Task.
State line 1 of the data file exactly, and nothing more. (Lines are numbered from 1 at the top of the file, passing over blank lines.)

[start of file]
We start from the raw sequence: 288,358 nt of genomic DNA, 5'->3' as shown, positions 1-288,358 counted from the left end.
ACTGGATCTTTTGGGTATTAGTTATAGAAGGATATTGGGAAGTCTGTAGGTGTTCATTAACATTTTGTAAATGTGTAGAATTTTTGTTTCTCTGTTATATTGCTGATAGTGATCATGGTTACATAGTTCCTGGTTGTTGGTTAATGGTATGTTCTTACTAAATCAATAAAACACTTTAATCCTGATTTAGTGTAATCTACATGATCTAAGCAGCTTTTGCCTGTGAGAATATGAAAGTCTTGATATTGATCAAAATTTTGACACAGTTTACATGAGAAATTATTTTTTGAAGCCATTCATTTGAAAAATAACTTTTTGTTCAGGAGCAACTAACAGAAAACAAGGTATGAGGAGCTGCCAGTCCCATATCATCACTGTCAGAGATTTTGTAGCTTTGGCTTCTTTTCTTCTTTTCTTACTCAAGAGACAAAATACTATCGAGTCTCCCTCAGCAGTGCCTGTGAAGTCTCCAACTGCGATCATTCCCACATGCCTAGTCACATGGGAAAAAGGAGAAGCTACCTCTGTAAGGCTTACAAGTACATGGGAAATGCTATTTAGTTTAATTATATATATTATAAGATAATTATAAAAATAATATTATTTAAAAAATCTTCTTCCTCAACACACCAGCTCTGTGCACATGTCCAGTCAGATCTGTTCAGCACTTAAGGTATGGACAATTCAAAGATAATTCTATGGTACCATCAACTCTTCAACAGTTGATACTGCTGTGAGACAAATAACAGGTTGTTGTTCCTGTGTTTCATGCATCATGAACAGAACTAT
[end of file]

We start from the raw sequence: 288,358 nt of genomic DNA, 5'->3' as shown, positions 1-288,358 counted from the left end.